To all the folks that have contacted me to tell me healthcare reform isn’t free, I know. From a comment on my Healthcare Reform Benefits page,”Lots of benefits and everything is free…NOT!”. People against the Affordable Care Act (ACA) don’t like the references to no charge/no cost preventive office visits to screen for diseases. In addition, they are concerned about the mounting debt that it might create.
Did I say life was free and easy?
First, healthcare reform is not free and no one ever said it was. How many government owned, operated or regulated services and products do we interact with every day that are paid for with taxes, but for which we don’t actually receive a specific invoice.
- Clean rivers and lakes
- Clean air
- K – 12 public school system
- Homeland security
- Afghanistan war
- Iraq war
Where are the howls of protest to these “free” items. “Oh, please give me back polluted rivers and streams, the cost of clean water is killing me.” That is a response to free public goods I have not heard. Unlike the above public free goods, individuals and families will receive a specific invoice every month or deduction just for health insurance.
So many sleepless nights worrying about profits
But the area that I see the absolute most philosophical disconnection is the defense of the insurance companies. From the page comments, “The insurers have to eat the cost of first-dollar preventive care services and how do they recoup their new expenses? What other choice do they have besides raising premiums.” Oh, please excuse me while I entrust my health to a company that at its core is guided by shareholder ROI.
My insurance company is smarter than my doctor
The larger philosophical question is if we accept that business decisions should be a governing factor in determining health care outcomes? We are very insistent that doctors and patients should be making healthcare decisions, but we abdicate this position when it comes to acquiring health insurance.
Health insurance has become the de facto gatekeeper to healthcare services. Without insurance you can’t get comprehensive care. The big question is how much of your healthcare decisions do you want dictated by business? Is it “OK” for an insurance company to deny a life saving procedure because it would cost them too much money?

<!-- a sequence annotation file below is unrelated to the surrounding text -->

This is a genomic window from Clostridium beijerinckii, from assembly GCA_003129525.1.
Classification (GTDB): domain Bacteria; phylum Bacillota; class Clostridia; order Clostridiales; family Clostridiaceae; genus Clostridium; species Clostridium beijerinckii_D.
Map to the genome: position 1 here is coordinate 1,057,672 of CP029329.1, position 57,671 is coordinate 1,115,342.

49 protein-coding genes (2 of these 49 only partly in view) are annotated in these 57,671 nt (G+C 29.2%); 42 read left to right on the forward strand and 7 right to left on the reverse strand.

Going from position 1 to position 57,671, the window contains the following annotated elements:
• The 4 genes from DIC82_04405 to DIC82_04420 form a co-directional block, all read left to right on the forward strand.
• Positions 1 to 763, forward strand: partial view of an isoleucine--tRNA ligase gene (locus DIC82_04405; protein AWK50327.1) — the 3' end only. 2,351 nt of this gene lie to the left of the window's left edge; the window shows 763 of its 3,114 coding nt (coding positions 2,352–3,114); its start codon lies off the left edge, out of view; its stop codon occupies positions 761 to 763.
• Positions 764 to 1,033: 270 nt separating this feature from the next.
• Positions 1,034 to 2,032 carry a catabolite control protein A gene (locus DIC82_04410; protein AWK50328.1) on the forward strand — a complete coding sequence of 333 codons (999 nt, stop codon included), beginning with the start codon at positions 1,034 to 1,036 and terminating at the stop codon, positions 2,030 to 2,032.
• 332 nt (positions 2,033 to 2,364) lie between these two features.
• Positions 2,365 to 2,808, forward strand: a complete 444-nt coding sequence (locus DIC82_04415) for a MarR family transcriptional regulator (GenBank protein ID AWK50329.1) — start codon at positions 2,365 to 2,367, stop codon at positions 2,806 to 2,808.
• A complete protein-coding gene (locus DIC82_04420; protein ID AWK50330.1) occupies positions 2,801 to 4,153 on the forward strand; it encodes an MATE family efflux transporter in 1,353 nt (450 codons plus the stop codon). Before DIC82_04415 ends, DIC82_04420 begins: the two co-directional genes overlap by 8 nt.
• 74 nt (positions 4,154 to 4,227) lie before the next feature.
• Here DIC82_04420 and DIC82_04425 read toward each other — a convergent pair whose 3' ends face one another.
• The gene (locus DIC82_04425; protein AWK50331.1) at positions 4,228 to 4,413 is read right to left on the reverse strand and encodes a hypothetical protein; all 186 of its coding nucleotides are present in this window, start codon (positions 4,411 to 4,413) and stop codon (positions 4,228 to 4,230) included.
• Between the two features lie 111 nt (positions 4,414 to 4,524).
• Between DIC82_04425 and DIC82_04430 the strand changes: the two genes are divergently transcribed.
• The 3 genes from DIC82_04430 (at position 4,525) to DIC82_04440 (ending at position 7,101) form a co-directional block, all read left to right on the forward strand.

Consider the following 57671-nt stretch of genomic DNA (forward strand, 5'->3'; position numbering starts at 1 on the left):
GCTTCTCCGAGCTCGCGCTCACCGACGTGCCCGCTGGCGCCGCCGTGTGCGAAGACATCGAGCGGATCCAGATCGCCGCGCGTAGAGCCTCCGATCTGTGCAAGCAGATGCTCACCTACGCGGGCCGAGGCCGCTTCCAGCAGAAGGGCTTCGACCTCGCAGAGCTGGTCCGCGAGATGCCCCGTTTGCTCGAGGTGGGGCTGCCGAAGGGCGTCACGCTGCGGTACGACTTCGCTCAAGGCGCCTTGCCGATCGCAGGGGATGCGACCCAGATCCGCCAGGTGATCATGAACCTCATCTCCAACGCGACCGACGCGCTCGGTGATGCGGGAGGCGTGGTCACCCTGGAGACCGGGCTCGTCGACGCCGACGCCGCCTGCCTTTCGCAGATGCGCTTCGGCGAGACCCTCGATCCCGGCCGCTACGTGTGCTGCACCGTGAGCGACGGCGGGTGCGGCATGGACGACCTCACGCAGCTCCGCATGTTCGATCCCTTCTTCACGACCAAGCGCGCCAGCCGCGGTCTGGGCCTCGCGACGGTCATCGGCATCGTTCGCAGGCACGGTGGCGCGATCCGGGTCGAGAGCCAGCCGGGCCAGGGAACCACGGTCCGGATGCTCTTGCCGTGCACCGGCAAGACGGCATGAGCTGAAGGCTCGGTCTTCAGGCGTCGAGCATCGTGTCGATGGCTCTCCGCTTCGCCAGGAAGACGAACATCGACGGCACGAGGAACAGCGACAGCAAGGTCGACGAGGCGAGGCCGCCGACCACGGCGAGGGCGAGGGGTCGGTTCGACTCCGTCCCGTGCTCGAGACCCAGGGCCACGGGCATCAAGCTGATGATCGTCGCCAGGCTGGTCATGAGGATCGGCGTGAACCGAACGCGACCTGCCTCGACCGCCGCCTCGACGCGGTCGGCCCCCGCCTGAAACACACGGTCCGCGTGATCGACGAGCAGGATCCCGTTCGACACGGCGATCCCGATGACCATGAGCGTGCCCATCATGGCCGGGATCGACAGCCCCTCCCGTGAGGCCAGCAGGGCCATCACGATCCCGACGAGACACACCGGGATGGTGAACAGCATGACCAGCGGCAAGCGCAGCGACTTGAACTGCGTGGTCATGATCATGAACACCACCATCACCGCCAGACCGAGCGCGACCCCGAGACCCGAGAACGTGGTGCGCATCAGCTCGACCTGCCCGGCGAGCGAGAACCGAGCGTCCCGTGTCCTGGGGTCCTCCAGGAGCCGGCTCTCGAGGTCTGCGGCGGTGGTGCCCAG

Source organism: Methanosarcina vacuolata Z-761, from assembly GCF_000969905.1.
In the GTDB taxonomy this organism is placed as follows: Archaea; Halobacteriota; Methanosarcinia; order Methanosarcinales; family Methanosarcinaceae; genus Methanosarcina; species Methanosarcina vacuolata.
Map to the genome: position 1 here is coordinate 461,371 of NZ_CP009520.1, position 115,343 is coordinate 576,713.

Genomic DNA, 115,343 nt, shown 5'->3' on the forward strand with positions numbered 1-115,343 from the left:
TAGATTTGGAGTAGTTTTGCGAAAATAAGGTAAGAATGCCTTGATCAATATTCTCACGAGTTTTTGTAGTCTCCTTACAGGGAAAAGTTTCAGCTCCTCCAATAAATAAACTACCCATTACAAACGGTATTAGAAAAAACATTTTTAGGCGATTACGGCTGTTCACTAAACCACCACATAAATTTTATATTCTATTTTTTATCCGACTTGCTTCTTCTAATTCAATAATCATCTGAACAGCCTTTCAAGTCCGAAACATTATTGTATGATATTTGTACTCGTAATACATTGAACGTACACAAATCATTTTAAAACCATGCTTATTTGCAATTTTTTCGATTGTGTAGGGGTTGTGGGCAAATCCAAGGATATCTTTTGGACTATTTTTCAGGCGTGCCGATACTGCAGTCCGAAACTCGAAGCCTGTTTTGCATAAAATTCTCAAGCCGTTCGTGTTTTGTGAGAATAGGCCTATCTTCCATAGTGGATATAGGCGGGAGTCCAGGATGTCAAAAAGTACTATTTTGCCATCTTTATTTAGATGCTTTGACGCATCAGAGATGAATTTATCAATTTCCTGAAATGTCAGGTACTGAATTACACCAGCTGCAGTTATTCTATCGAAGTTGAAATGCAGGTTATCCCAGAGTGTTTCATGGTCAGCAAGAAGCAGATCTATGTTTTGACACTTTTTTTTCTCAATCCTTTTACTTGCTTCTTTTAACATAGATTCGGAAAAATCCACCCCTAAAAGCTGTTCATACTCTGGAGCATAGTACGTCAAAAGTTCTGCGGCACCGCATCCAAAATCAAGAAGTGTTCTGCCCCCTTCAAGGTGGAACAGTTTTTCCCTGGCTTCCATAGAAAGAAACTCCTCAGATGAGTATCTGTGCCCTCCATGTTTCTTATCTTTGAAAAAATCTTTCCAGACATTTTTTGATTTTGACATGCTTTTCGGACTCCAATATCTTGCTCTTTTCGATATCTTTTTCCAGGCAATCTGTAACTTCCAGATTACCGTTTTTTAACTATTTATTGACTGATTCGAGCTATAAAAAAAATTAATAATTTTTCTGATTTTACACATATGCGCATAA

Did you just say that!
Folks, please look at what you are saying and writing. You are implying that business is more important than the welfare of your neighbor. Really? Are you serious? Much of the ACA is centered around preventive medicine. There is no argument that catching cancer early has better patient outcomes and cost less money. Yes, this costs money. But we shouldn’t be tripping over dollars to pick up a dime.
If you can’t get insurance or it is too expensive, then you have a high probability of never even having a doctor-patient relationship. Is it a family friendly policy that allows insurance companies not to cover the basis of humanity: child birth? Insurance companies currently have the right not to cover maternity in their individual plans in several states.
Jobs, Jobs, Jobs
Another argument that gets thrown at me is the ACA is job killing like this from a Facebook post.
“I do blame the President for the job killing ACA.”Let’s see we our having the biggest economic downturn in our lifetime, what shall I do? I know! I will propose a massive new piece of legislation that will cost a ton of money and make employers afraid to hire anybody!!!!!”
Health insurance is evil, IBM just doesn’t know it
If any employer who doesn’t hire a necessary employee because of the ACA is out of touch with reality. The ACA is partially responsible for hiring in the healthcare services market place today. These jobs can’t be sent to another country. Plus, if offering healthcare to your employees is so expensive and evil why do all of the major U.S. corporations do it?
There is ample evidence that providing health insurance to your employees results in higher productivity and profits. While all the doomsayers are screaming about the cost of the ACA, they need to look at how good basic healthcare has helped them or their families remain productive.